Source – CBC
For people who aren’t familiar with the inner workings of marketing, there are layers upon layers of subtle manipulation tools that make sure consumers are buying exactly what marketers want them to. Of course, no one thinks they’re dumb enough to fall for such underhanded tricks, but you probably already have!
1. Ads are annoying and obnoxious because it works
Quick, what’s the most annoying advertisement you know? A terrible local car dealership? A loud and obnoxious insurance commercial? Chances are, you can think of at least one annoying advertisement.
Many marketers do this on purpose. A terrible ad sticks in your head for a very long time. The more annoying it is, the more powerful the memory. Over time, most people forget the negativity surrounding the ad and just remember the ad itself, hopefully leading to brand recognition.
Even worse, the more people complain about an annoying ad, the more the brand will spread! It’s a dirty, yet effective way of getting people to remember your commercial, and consequently, your brand.
2. Brand recognition is more powerful than your tastes
Businesses spend millions every day to spread their brand out to the general population.
“That doesn’t affect me,” you say. “I like some brands more than others, but only because I genuinely think they’re better!”
You’d be surprised at how wrong you were.
Image source – Hoosier Teacher
Read Montague of Houston’s Baylor College of Medicine did an experiment to test how strong brand loyalty actually was. Volunteers were given a blind taste test of Coke and Pepsi. From these experiments (and many others), Pepsi was found to be the overwhelmingly popular choice.
This is where it gets interesting. Once the labels were added and people knew exactly what they were drinking, Coke suddenly became more popular, even though the same people admitted Pepsi tasted better in the last experiment. Brand recognition can be so powerful it will actually override your tastes.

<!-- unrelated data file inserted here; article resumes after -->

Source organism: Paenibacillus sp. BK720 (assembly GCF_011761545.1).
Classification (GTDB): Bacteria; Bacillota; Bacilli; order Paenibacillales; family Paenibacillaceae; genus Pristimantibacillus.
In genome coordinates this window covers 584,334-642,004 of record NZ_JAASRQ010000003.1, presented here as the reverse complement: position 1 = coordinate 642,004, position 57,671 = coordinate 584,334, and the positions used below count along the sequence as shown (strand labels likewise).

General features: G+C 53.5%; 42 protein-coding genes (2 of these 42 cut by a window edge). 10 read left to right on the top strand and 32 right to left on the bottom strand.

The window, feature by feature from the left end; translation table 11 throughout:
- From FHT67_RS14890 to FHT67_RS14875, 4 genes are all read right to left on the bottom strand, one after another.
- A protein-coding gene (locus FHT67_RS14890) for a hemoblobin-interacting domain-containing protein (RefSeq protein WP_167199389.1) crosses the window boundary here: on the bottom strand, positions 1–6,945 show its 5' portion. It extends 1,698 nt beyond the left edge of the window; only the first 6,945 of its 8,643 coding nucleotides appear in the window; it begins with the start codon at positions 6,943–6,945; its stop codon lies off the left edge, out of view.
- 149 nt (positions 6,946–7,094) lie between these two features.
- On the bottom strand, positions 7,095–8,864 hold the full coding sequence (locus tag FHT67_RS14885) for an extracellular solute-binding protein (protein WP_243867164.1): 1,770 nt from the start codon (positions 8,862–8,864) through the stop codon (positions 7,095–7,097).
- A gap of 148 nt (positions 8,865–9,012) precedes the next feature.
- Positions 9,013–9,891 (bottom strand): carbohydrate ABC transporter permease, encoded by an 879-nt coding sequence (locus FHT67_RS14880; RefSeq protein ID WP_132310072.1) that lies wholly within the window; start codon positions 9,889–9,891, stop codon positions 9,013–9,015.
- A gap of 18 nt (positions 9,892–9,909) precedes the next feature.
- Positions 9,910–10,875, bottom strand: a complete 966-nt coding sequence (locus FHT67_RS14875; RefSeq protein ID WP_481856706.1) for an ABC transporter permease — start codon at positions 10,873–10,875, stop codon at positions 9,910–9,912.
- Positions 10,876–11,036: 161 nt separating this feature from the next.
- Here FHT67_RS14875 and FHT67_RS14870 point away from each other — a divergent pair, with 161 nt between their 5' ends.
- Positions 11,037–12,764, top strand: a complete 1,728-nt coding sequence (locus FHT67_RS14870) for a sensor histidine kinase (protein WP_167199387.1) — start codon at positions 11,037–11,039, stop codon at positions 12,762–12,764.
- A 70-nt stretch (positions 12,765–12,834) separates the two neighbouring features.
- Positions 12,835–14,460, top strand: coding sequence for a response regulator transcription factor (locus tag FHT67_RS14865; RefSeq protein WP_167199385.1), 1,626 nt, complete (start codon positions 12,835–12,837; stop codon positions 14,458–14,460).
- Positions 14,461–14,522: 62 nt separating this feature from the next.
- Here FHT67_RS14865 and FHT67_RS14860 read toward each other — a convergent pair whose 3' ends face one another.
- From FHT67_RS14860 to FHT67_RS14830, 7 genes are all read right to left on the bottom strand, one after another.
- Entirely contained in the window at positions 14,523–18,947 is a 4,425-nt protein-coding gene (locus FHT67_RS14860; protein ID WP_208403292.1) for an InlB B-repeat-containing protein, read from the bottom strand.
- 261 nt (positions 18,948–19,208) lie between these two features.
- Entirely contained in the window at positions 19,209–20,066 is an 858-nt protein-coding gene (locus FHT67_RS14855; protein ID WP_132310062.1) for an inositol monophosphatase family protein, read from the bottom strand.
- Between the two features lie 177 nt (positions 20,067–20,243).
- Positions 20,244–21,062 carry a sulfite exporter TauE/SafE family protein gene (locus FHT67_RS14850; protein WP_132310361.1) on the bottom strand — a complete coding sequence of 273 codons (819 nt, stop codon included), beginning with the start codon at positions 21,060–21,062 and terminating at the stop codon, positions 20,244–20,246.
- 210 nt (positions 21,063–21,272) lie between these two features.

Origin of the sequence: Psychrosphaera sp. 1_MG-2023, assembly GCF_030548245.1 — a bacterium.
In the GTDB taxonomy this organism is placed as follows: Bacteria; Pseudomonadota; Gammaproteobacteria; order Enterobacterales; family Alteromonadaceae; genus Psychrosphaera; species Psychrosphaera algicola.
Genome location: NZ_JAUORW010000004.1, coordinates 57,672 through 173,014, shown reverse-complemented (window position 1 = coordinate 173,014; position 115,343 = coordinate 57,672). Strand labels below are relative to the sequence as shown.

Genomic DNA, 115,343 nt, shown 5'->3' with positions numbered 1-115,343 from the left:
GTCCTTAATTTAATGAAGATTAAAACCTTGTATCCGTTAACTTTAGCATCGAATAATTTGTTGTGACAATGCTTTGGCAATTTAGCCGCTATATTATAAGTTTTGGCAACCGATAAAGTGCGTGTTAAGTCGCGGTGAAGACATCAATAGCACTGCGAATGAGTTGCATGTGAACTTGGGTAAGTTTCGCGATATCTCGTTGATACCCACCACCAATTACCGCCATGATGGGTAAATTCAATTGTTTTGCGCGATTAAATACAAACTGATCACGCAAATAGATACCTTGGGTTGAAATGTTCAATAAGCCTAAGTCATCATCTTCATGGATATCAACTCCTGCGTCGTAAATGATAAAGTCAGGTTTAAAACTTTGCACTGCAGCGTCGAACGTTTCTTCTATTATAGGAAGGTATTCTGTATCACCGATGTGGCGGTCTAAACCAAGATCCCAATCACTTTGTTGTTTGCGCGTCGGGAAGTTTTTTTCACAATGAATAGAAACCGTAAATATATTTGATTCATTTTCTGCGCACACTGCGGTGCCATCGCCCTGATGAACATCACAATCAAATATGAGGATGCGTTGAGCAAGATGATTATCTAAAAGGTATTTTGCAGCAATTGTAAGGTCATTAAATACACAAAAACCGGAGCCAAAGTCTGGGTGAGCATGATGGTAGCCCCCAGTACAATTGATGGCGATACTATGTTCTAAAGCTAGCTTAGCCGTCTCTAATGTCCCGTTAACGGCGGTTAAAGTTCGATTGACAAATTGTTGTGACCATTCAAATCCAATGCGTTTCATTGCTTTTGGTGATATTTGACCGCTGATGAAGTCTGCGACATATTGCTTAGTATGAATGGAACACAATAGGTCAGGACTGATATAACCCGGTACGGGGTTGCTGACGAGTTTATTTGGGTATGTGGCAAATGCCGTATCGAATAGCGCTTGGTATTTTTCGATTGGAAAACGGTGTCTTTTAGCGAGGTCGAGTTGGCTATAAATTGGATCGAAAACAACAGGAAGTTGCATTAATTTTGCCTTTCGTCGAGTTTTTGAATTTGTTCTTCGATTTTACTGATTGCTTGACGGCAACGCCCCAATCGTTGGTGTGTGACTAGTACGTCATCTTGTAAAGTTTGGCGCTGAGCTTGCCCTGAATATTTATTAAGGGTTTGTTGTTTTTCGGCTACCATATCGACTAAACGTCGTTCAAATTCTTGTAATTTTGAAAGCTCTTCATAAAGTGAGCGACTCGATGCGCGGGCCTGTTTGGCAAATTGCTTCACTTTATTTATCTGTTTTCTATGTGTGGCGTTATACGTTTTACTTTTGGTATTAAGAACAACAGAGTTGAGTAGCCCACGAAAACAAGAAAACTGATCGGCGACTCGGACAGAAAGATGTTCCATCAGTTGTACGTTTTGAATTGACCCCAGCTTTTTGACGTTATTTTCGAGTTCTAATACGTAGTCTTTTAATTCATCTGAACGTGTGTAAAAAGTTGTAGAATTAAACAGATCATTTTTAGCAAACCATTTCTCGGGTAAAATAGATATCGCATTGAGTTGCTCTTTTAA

3. The Decoy Effect
The first two ideas revolve around the product or advertising, but the decoy effect is all about the pricing.
The decoy effect is a way for businesses to manipulate your purchasing choices. The actual definition is a little confusing, so we’ll explain it using a simple example.
A convenience store is selling two drink sizes: a small for $3.00 and a large for $6.00. People are generally split 50/50; people who are only a little thirsty buy the small and people who are very thirsty buy the large.
Let’s say the store introduces a new size: a medium for $5.75. Since the large is only 25 cents more expensive than the medium, people will begin gravitating towards the large.
The decoy effect works because people always compare the value of each price to all the other prices. By adding in a third option that is worse than the other two, businesses can gently guide us to one of the other choices.
Now that you know about all these tricks, are you guaranteed to spot them from now on? Not necessarily. Even if you’re aware of the tricks, it’s very difficult to avoid all of them.